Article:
To Neo or not to Neo Victorian?

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To Neo or not to Neo Victorian?

Post by COG_Johnny » Tue Aug 15, 2017 6:34 pm

So the first question some of you may ask is why didn’t we just go for “Steampunk” and be done with it? I would never to presume to define what Steampunk really is. I know there is still plenty of heated debate about what it does stand for and I would therefore never claim to be an authority on the subject.

But I would like to share in the roughest sense what it means to us and why we chose “Neo-Victorian” instead.

So with the foreworded apology to all those who define it differently: Steam and Punk to us represents:

Steam: The backbone of society. The power of Steam as a determinant of all aspects of society from public health to transportation to the modes of industry and beyond.

Punk: The counterculture as a byproduct of all the ills of a society that has arisen from heavy industrialization. The pushback against the ruling classes that prosper off of the profits that the machines create, the putrid cities and the foul air choking it’s residents. The forceful march of industrialization both embraced and rebelled against by the oppressed who find a common voice in their fight against the whole of society.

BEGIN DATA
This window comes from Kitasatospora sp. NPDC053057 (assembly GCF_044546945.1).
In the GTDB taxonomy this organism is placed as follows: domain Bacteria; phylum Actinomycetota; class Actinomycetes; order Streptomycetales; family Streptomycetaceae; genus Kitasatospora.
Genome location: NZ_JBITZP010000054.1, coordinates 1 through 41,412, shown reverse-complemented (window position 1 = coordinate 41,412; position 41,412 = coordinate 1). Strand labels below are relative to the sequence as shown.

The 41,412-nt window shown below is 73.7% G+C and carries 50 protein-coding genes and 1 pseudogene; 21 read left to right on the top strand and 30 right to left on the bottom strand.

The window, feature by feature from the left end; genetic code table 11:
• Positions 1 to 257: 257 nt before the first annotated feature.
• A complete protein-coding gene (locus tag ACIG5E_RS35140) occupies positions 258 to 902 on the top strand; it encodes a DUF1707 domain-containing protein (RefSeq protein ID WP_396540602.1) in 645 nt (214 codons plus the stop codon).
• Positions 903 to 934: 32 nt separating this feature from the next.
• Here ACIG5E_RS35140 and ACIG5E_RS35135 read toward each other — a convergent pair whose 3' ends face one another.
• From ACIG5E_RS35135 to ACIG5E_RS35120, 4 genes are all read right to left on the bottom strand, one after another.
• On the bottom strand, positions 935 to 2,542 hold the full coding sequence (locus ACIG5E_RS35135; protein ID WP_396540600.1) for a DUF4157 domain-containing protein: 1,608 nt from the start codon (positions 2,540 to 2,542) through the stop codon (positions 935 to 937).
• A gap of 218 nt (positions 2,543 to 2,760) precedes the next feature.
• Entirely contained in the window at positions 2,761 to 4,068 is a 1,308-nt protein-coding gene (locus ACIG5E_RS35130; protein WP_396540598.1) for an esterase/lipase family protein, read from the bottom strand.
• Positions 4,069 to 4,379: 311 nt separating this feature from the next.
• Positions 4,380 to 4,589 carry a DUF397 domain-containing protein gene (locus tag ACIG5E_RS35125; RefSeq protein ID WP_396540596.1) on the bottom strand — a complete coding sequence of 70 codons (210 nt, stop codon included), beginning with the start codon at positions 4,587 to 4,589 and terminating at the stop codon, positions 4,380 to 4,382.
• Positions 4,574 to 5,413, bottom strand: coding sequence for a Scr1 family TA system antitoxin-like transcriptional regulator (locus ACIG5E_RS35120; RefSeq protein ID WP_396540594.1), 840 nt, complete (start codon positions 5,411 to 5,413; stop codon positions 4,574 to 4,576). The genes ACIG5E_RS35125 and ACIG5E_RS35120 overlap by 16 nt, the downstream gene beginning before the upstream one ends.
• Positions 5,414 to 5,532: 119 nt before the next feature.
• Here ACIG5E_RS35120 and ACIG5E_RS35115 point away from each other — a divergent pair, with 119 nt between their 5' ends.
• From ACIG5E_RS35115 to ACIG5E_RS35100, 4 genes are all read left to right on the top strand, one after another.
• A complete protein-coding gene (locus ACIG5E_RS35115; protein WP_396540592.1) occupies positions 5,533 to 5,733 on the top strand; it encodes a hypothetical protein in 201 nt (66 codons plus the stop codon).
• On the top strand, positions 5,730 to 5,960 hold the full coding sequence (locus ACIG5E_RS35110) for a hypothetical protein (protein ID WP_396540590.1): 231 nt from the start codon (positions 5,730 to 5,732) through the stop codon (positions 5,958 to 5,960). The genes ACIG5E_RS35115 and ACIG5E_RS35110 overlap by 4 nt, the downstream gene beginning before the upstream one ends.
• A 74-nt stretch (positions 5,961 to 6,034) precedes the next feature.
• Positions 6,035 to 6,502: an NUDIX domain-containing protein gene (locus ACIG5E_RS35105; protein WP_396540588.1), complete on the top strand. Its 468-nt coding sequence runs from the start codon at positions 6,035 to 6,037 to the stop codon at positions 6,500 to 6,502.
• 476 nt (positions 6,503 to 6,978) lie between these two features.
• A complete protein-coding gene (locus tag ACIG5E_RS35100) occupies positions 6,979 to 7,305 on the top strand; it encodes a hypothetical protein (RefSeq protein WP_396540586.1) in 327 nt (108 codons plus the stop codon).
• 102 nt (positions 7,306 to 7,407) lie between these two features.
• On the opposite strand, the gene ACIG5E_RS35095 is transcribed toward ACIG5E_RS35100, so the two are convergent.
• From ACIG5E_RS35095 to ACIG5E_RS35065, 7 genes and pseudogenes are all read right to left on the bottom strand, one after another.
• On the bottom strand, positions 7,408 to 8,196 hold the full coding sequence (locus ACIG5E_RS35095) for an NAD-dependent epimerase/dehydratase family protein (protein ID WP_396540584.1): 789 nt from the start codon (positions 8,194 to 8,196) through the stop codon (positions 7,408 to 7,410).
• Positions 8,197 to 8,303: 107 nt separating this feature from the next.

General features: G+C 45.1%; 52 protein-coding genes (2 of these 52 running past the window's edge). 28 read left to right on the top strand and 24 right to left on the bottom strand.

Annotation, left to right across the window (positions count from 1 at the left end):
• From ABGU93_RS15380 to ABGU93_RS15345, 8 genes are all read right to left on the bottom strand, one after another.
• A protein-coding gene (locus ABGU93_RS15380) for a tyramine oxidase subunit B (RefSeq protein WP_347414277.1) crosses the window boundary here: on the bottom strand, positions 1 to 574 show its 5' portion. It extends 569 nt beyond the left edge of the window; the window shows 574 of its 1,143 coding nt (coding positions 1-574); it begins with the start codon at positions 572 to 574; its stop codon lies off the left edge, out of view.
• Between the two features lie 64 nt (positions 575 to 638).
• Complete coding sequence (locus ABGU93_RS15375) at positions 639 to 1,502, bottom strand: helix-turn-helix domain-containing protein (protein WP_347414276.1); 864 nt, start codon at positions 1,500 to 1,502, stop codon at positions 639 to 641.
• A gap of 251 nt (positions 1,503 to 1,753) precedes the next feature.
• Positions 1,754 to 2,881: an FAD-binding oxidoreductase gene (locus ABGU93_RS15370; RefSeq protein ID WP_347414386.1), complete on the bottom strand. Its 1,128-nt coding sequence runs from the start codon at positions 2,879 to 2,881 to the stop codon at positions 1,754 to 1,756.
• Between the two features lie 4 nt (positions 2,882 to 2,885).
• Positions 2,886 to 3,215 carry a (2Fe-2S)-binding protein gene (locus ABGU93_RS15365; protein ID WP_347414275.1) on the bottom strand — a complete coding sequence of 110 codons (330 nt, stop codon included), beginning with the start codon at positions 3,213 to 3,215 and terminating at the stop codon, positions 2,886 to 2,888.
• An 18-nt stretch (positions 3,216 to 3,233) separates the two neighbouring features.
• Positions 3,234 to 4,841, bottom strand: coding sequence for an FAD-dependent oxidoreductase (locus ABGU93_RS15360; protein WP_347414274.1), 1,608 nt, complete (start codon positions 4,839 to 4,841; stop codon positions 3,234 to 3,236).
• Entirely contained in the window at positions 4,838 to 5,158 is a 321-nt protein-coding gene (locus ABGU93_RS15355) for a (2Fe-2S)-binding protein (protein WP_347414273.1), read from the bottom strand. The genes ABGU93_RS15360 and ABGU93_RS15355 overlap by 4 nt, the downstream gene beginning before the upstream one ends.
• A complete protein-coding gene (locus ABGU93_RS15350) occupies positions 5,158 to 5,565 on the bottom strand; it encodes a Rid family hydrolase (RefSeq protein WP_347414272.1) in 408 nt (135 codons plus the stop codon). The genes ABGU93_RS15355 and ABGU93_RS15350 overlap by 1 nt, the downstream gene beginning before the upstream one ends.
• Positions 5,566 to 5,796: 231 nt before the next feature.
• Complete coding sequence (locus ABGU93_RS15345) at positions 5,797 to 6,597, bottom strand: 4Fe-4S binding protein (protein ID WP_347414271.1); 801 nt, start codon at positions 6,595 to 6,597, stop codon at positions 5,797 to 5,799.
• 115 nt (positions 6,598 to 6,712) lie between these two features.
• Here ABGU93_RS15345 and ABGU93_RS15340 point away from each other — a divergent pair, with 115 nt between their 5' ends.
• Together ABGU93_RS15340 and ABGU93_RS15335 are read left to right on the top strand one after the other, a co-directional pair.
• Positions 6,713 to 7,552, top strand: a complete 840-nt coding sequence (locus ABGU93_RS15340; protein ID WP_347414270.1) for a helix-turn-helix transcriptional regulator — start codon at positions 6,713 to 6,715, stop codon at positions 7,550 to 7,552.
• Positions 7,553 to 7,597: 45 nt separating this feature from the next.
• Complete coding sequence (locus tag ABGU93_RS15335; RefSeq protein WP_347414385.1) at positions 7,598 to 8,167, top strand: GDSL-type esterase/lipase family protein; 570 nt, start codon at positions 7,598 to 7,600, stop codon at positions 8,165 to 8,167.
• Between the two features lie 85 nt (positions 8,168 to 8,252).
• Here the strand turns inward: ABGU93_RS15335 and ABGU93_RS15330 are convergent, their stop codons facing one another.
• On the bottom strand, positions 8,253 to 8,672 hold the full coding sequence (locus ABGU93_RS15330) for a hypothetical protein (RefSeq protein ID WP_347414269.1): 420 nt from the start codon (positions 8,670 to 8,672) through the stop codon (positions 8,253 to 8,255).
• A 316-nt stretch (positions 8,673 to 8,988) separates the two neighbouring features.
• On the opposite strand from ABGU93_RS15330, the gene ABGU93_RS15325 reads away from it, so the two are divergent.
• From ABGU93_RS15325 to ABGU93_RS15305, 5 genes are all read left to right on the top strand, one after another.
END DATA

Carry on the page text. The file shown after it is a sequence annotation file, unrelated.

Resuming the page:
In short, Steampunk is a dystopia filled with the echoes of the anguished.

The world of Empyre is a different world. A younger Steam-driven world. Maybe even a Steampunk world in it’s infancy. There are many similarities. It too chased Steam technology and initially enjoyed a level of prosperity. The wheels of industry turned with new and exciting technologies coming to life.

The inhabitants of Empyre were living in a City of the Future driven by Steam. And that is what made it “Neo-Victorian” (New Victorian). Had the flood never come and upended civilization, Empyre most likely would have progressed from a Golden Steam Age downwards to a Steampunk dystopia. But it never got that far.

The people who live in the city now can still remember that Golden Age and wait for the waters to leave so they can return to that Age. There is hope and anticipation in the residents of the city. They have been spared the hopelessness and despair of a soot and smoke filled world by the oceans themselves.

Maybe it’s best to call it a Broken Utopia rather than an Unsalvageable Dystopia. A Broken Utopia whose needed fix is apparent to all: the receding of the waters and a resumption of the old upward spiral to Greatness.

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